Through the remainder of this pandemic and beyond, we will look back at our hard-won knowledge and derive best practices for pandemic response, with particular focus on rapidly evolving strategies to test for pathogens and generate antibodies against them. We will also continue to follow promising leads for treating existing communicable diseases, like UMass Amherst chemist Jeanne Hardy’s work on enzyme-blocking therapies to short-circuit Zika and dengue virus.

Next frontier 5: Programming the immune system to identify and eradicate cancer

Cancer immunotherapy as it is practiced today is still in its infancy, and many questions remain. Can we create immunotherapies that work for all cancers, even those impervious to it today? Are there better ways to wake up the immune system?

Continued research in cancer immunology over the next five to ten years will focus on increasing our ability to activate the immune system to home in on cancer selectively and precisely, for example, through the use of polymer-based delivery systems that are already in development at UMass. These systems might also offer a promising approach to protein therapy, delivering antibodies into cells to block the disrupted RAS pathway that triggers the uncontrolled cell growth underlying all cancers.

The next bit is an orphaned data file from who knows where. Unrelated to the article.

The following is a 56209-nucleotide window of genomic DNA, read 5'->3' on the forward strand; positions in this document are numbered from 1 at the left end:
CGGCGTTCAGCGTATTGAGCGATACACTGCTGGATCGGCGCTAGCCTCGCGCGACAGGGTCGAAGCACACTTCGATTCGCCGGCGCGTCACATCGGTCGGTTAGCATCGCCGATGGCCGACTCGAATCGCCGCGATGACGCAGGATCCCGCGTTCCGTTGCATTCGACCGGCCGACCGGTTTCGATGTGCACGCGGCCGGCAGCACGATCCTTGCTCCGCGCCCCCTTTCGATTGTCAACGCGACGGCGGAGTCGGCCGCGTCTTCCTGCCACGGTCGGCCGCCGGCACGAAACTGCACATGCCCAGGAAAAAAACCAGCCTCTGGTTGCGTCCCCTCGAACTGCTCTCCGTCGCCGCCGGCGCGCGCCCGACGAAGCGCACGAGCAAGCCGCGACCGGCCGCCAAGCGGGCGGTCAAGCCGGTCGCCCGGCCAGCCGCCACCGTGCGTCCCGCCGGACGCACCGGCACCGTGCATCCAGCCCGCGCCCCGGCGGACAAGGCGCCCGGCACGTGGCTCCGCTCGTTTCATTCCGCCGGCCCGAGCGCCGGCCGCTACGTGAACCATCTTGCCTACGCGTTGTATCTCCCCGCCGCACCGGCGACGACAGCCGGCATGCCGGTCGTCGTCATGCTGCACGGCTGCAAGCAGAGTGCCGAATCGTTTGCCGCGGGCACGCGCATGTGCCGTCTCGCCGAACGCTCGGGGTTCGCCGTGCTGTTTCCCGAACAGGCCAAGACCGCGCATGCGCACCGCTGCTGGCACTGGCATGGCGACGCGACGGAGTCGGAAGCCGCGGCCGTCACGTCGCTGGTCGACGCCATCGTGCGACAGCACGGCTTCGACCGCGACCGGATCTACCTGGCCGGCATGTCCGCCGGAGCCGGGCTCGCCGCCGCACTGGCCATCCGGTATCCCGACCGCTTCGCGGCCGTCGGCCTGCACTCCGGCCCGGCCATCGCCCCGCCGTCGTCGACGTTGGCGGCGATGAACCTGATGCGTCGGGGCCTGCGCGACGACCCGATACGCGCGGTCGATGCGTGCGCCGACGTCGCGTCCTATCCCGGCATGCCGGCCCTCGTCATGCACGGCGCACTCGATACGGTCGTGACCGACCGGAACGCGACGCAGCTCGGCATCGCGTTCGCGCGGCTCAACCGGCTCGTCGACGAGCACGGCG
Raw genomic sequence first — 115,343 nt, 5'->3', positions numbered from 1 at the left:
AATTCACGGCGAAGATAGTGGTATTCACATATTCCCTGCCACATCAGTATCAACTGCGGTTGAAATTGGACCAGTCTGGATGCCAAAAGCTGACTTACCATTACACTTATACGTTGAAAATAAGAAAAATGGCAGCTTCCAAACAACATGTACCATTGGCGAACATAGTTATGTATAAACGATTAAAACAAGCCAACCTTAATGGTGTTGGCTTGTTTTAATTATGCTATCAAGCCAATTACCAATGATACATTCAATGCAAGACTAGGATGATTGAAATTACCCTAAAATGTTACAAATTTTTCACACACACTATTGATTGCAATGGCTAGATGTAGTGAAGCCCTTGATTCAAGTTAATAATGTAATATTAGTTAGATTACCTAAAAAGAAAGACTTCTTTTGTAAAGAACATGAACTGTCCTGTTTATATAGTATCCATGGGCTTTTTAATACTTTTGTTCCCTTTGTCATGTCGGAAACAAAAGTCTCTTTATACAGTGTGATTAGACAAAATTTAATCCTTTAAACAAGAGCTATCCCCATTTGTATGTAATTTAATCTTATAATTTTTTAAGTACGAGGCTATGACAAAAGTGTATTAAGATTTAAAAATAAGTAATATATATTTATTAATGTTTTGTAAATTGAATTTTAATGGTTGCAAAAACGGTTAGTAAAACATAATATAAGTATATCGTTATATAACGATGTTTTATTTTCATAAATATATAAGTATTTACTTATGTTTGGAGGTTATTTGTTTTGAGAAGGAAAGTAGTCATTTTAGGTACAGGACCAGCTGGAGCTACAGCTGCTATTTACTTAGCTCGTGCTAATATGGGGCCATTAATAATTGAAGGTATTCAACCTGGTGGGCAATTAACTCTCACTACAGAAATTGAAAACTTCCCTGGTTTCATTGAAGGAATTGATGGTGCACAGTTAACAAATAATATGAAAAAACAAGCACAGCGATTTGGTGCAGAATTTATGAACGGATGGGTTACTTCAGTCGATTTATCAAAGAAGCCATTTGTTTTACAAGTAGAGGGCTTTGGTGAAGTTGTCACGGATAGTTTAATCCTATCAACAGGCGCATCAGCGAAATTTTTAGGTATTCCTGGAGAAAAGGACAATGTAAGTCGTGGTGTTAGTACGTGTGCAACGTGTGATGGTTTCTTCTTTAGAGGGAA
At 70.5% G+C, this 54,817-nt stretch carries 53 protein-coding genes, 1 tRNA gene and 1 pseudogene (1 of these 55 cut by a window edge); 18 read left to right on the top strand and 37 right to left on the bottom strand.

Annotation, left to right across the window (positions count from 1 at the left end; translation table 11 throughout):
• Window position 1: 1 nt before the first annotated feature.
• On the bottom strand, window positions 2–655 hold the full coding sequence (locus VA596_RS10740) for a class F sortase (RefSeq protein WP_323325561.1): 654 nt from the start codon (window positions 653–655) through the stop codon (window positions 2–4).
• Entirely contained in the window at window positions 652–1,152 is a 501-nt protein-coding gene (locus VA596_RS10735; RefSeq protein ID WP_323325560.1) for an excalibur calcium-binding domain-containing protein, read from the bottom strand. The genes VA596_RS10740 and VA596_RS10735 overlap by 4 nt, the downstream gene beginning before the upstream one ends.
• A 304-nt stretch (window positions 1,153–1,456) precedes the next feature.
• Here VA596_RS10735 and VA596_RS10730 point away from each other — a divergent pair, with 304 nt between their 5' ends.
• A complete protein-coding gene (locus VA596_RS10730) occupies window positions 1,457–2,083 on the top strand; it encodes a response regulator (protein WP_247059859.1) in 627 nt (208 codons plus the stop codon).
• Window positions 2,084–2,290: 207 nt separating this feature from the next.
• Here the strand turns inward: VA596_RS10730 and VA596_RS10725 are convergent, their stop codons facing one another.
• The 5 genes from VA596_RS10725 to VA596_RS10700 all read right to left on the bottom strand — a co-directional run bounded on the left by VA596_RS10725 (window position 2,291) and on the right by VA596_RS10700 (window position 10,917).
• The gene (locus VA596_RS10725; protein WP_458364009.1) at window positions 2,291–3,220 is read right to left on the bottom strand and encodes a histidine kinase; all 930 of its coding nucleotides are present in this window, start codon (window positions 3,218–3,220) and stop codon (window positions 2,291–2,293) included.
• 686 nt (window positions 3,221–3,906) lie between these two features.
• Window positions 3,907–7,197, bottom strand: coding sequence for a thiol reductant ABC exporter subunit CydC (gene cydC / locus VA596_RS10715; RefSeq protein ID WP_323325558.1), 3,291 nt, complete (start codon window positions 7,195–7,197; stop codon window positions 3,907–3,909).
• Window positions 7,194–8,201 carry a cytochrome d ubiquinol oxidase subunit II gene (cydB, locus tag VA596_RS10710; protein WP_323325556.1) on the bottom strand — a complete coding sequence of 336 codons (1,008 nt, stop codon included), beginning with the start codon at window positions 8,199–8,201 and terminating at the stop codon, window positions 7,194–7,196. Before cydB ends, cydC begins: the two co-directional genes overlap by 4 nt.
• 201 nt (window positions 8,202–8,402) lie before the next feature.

An RAS-based therapy would be revolutionary not just in cancer but also in other RAS-related diseases, including multiple sclerosis and diabetes. UMass Amherst immunologists and polymer chemists have already gotten antibodies into cells—a difficult feat, given their relatively large size—opening the door to bringing protein-based drugs to tumors formerly considered undruggable.

 

Chewing tobacco use is widespread in India, and so, unfortunately, is oral cancer. Approximately 77,000 Indians develop oral cancer each year—a third of the global caseload—and 52,000 die from it, most often in rural areas far from treatment facilities. Physicists in UMass Boston’s Celli Lab and engineers in the Cuckov Lab have developed an easy-to-use, low-cost, portable system that takes treatment to the patient. Their AA-battery-powered, LED-based device administers photodynamic therapy—which uses light and light-sensitive dye to kill cancer cells—with a smartphone camera attachment for imaging. The prototype was tested in a clinical study at India’s Aligarh Muslim University, which found it to be an effective option for early-state oral cancer treatment.

Powering the Commonwealth’s life science economy

Massachusetts is the hub of the US life sciences industry. According to the Massachusetts Life Sciences Center, the Commonwealth ranks first in the nation in industry R&D investment per capita, first in venture investment in biotech and medical device companies per capita, and was home to $4.1 billion in venture capital investment in 2018. Massachusetts researchers receive just under 10 percent of all NIH funding—the second-highest share in the nation—and operate 35.2 million square feet of lab space, up by 91 percent in the last 10 years.